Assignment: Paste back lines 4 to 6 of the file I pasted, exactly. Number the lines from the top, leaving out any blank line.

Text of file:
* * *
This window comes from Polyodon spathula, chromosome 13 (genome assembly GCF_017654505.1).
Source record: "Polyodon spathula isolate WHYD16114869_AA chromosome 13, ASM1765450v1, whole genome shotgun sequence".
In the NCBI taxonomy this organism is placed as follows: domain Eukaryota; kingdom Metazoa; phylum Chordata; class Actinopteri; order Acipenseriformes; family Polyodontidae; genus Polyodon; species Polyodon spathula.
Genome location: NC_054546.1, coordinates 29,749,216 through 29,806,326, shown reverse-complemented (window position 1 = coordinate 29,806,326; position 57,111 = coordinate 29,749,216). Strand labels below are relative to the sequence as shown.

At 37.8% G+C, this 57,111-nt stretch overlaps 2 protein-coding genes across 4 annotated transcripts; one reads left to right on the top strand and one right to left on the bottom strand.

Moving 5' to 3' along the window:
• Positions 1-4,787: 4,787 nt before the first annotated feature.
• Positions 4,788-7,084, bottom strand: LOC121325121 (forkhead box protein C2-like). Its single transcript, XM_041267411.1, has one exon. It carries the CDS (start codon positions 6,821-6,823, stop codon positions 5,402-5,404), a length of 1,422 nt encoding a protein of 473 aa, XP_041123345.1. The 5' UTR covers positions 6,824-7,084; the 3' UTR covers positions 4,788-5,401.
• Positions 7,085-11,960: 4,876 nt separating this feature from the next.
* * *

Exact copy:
Genome location: NC_054546.1, coordinates 29,749,216 through 29,806,326, shown reverse-complemented (window position 1 = coordinate 29,806,326; position 57,111 = coordinate 29,749,216). Strand labels below are relative to the sequence as shown.

At 37.8% G+C, this 57,111-nt stretch overlaps 2 protein-coding genes across 4 annotated transcripts; one reads left to right on the top strand and one right to left on the bottom strand.

Moving 5' to 3' along the window: